A qualitative account of young people’s experiences of alcohol screening and brief interventions in schools: SIPS Jr-HIGH trial findings

Emma Giles, Grant McGeechan, Stephanie Scott, Ruth McGovern, Sadie Boniface, Amy Ramsay, Nadine Hendrie, Elaine McColl, Harry Sumnall, Dorothy Newbury-Birch, Eileen Kaner

Research output: Contribution to journalArticle


The United Kingdom has seen a decrease in the number of young people drinking alcohol. However, the UK prevalence of underage drinking still ranks amongst the highest in Western Europe. Whilst there is a wealth of evidence reporting on the effectiveness of both primary, and secondary interventions, there are few reports of the experiences of young people who receive them.

The present study reports findings from interviews with 33 young people who were involved in an alcohol screening and brief intervention randomised controlled trial in schools in England. All interviews were analysed using inductive applied thematic analysis.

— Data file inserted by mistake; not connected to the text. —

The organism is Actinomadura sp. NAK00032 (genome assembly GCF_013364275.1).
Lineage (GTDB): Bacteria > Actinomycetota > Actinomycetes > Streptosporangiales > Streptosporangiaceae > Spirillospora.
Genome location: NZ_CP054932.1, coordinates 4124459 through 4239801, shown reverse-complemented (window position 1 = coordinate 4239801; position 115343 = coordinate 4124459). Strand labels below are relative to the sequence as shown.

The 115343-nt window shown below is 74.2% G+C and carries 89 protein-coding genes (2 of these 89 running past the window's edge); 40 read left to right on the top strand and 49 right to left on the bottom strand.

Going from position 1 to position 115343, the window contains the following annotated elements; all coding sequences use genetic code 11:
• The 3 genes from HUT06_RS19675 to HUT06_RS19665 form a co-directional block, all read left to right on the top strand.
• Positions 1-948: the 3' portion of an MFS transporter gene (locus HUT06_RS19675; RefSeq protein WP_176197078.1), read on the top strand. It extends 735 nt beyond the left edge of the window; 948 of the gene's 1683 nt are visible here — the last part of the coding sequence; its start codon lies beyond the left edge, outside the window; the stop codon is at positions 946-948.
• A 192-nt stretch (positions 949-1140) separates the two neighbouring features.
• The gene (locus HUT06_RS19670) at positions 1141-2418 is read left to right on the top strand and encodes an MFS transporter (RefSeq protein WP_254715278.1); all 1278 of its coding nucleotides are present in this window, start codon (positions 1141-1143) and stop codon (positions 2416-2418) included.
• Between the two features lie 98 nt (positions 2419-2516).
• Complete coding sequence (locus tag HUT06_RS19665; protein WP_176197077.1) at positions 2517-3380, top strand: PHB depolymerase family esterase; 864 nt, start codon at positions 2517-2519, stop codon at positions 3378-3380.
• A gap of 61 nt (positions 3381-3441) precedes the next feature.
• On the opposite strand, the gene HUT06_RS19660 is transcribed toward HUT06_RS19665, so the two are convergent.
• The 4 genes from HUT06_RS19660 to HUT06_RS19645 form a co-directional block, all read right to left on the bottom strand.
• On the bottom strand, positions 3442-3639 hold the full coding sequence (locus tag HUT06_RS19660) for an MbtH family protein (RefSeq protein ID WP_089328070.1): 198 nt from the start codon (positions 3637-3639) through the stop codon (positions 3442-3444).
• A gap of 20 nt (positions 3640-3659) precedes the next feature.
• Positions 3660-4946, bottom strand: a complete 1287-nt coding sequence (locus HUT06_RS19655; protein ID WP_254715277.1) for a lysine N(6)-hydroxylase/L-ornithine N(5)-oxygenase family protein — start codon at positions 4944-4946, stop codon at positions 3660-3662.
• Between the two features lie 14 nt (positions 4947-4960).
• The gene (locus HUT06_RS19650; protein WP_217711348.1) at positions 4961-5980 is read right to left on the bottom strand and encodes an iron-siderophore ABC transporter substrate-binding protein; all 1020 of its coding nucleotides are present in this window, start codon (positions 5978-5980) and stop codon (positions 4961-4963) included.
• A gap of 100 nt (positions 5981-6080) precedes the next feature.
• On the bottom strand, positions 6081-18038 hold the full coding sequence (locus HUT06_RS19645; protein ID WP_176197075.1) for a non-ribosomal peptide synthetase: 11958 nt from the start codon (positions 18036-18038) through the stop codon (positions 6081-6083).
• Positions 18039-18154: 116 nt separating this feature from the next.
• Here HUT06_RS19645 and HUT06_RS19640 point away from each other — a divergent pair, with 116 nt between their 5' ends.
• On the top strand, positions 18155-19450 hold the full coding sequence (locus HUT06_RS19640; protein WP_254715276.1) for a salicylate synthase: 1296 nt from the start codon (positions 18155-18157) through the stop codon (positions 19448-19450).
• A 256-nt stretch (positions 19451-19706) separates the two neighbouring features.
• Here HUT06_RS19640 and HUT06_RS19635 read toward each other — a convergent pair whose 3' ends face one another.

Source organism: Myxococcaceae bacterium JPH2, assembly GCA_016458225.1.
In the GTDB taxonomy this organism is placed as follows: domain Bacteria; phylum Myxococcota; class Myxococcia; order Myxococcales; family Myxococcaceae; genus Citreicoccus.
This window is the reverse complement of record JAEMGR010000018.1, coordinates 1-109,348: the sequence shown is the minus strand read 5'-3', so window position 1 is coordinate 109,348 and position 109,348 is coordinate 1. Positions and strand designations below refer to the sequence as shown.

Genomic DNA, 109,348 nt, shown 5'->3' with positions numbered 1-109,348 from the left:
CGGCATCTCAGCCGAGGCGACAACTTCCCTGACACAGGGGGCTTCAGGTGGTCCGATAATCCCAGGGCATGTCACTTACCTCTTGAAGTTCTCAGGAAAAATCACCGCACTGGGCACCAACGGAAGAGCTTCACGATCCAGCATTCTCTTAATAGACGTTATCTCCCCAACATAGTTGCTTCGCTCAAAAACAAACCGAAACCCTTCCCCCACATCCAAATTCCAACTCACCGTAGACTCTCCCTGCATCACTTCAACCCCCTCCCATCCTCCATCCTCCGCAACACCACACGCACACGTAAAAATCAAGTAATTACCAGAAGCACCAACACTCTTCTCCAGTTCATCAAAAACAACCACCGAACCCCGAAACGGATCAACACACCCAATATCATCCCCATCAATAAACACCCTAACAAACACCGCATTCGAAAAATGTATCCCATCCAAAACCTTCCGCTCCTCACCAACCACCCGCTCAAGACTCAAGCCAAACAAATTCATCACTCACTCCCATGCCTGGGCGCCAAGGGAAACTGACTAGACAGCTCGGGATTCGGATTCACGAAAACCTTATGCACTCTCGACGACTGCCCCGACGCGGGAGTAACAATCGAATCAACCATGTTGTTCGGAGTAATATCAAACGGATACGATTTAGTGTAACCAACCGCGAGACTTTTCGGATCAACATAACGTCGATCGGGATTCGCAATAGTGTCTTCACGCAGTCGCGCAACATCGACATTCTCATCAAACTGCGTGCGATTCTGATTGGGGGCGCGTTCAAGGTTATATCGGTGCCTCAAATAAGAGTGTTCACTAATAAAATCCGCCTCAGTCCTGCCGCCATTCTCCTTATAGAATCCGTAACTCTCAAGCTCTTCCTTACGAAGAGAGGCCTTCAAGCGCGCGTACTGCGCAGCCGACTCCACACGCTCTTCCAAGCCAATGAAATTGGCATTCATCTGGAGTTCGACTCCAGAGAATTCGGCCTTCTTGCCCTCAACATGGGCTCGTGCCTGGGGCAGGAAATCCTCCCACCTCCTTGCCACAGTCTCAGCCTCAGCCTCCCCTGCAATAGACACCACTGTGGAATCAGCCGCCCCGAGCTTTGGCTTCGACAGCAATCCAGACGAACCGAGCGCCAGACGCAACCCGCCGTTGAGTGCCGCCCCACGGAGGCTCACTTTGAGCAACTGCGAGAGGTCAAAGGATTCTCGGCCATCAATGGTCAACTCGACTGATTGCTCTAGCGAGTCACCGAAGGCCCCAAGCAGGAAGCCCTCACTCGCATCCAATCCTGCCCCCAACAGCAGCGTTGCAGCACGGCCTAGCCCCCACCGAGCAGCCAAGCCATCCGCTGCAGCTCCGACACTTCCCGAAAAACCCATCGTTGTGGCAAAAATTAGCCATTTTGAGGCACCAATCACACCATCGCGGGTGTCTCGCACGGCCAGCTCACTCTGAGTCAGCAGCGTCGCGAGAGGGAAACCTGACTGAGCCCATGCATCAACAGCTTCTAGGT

Three major themes emerged following the analysis process: 1) drinking identities and awareness of risk; 2) access to support and advice in relation to alcohol use; and 3) appraisal of the intervention and potential impact on alcohol use.

There appeared to be a reluctance from participants to describe themselves as someone who drinks alcohol. Furthermore, those who did drink alcohol often did so with parental permission. There was variation amongst participants as to how comfortable they felt talking about alcohol issues with school staff. Overall participants felt the intervention was useful, but would be better suited to ‘heavier’ drinkers.
Original languageEnglish
JournalJournal of Public Health
Early online date21 Aug 2019
Publication statusE-pub ahead of print - 21 Aug 2019


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